Couric tried again:
"Well, explain to me why that enhances your foreign-policy credentials."
Palin responds:
"Well, it certainly does, because our, our next-door neighbors are foreign countries, there in the state that I am the executive of. And there…

We have trade missions back and forth, we do. It's very important when you consider even national security issues with Russia. As Putin rears his head and comes into the air space of the United States of America, where do they go? It's Alaska. It's just right over the border. It is from Alaska that we send those out to make sure that an eye is being kept on this very powerful nation, Russia, because they are right there, they are right next to our state."
That is frightening. But her response on the $700 billion bailout question was even worse.

Katie Couric was pushing her on the question of the necessity for the $700 billion bailout.
"Why isn’t it better, Governor Palin, to spend $700 billion helping middle-class families who are struggling with healthcare, housing, gas and groceries, allow them to spend more and put more money into the economy, instead of helping these big financial institutions that played a role in creating this mess?"
Governor Palin's answer was complete and total gibberish.
"That’s why I say, I, like every American I’m speaking with, we’re ill about this position that we have been put in, where it is the taxpayers looking to bailout. But ultimately, what the bailout does is help those who are concerned about the healthcare reform that is needed to help shore up our economy, helping the—oh, it’s got to be all about job creation, too, shoring up our economy and putting it back on the right track. So, healthcare reform and reducing taxes and reining in spending has got to accompany tax reductions and tax relief for Americans. And trade, we have—we’ve got to see trade as opportunity, not as a competitive, scary thing, but one in five jobs being created in the trade sector today. We’ve got to look at that as more opportunity. All those things under the umbrella of job creation. This bailout is a part of that."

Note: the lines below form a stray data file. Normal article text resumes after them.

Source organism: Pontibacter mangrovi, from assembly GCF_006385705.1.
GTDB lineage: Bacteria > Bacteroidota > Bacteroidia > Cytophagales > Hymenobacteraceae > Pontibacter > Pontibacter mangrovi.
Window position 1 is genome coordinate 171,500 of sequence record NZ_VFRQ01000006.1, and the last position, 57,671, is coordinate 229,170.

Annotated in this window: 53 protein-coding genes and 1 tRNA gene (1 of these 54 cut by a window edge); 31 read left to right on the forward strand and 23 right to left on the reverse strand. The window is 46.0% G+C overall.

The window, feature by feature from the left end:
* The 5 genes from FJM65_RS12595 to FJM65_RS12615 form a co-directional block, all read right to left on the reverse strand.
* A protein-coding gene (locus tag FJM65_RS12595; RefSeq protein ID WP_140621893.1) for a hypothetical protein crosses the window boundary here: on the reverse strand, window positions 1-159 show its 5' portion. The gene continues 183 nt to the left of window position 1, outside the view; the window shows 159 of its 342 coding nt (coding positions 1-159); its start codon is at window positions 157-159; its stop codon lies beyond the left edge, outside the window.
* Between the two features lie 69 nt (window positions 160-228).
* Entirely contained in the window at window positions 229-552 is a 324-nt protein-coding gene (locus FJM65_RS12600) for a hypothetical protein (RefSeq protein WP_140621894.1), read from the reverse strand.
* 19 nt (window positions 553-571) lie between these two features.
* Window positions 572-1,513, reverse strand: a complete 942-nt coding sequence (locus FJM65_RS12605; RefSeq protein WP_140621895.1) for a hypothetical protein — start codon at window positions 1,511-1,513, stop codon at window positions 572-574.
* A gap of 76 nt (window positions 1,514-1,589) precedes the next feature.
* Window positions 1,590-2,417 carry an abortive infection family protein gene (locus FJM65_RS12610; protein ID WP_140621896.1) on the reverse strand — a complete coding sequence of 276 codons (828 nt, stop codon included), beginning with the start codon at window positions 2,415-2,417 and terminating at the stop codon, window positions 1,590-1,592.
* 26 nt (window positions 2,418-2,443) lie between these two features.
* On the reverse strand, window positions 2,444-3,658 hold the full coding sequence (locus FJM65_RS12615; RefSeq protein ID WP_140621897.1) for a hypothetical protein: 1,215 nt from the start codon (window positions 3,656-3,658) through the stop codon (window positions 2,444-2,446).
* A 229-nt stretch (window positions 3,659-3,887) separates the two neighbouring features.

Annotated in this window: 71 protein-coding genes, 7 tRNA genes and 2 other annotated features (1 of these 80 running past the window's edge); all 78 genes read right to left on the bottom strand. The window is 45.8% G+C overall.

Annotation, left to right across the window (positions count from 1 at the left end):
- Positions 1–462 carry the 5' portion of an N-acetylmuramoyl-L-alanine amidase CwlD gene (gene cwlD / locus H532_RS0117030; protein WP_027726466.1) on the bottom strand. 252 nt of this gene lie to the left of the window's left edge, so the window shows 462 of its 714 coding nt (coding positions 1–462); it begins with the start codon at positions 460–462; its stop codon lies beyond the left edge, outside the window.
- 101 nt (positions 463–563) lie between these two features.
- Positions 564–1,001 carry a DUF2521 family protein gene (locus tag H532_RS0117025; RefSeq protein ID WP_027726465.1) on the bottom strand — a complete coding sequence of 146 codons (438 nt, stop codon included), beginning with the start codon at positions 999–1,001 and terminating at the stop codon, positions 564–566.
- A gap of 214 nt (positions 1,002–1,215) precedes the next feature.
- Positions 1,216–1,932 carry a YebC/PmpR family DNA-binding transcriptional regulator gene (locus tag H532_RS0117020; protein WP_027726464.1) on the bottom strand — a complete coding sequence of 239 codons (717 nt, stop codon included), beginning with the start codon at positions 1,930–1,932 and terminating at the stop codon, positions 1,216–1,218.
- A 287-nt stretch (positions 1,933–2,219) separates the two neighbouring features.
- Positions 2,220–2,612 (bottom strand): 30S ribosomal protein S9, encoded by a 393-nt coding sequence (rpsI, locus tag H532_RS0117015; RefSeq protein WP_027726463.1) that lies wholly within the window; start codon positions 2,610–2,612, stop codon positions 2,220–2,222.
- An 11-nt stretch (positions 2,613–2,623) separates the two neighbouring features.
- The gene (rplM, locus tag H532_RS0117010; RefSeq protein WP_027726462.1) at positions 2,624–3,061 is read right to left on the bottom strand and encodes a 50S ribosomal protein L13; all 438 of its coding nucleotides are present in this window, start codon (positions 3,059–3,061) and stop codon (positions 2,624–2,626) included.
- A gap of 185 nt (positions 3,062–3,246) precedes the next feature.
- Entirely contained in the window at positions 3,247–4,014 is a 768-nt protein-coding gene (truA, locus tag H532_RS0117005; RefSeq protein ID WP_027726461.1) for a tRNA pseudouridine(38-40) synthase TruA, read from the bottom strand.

Paul Krugman a professor and columnist for the New York Times compared it to a student trying to bs their answer to a test that they had no idea on.
"You know, I’m sorry, but, you know, I am a college teacher, and that sounds like nothing so much as a freshman who hasn’t actually done any of the—read any of the readings and is confronted with an essay question on the exam, and so he throws in sort of random paragraphs of stuff that he thinks kind of sounds like economics. That was incredible. That was totally incoherent."
Fareed Zakaria is a foreign affairs analyst for Newsweek. In an upcoming column he argues that it would be best for John McCain and the country if Governor Palin bowed out. He said that her answer to the $700 billion bailout question shows that she doesn't even understand the question, let alone the answer.

Zakaria said in an interview yesterday about his initial reaction to Palin:
"I was a bit surprised -- as I think most people were. But I was willing to give her a chance. And I thought her speech at the convention was clever and funny. But once she began answering questions about economics and foreign policy, it became clear that she has simply never thought about these subjects before and is dangerously ignorant and unprepared for the job of vice president, let alone president."
When asked if she's qualified:
"No. Gov. Palin has been given a set of talking points by campaign advisers, simple ideological mantras that she repeats and repeats as long as she can. But if forced off those rehearsed lines, what she has to say is often, quite frankly -- nonsense. Just listen to her response to Katie Couric's question about the bailout. It's gibberish -- an emptying out of catchphrases about economics that have nothing to do with the question or the topic. It's scary to think that this person could be running the country."
Finally he compared Palin to Dan Quayle and suggested she was far worse. Quayle got tongue-tied, but appeared to at least know what he was talking about. Not so with Gov. Palin.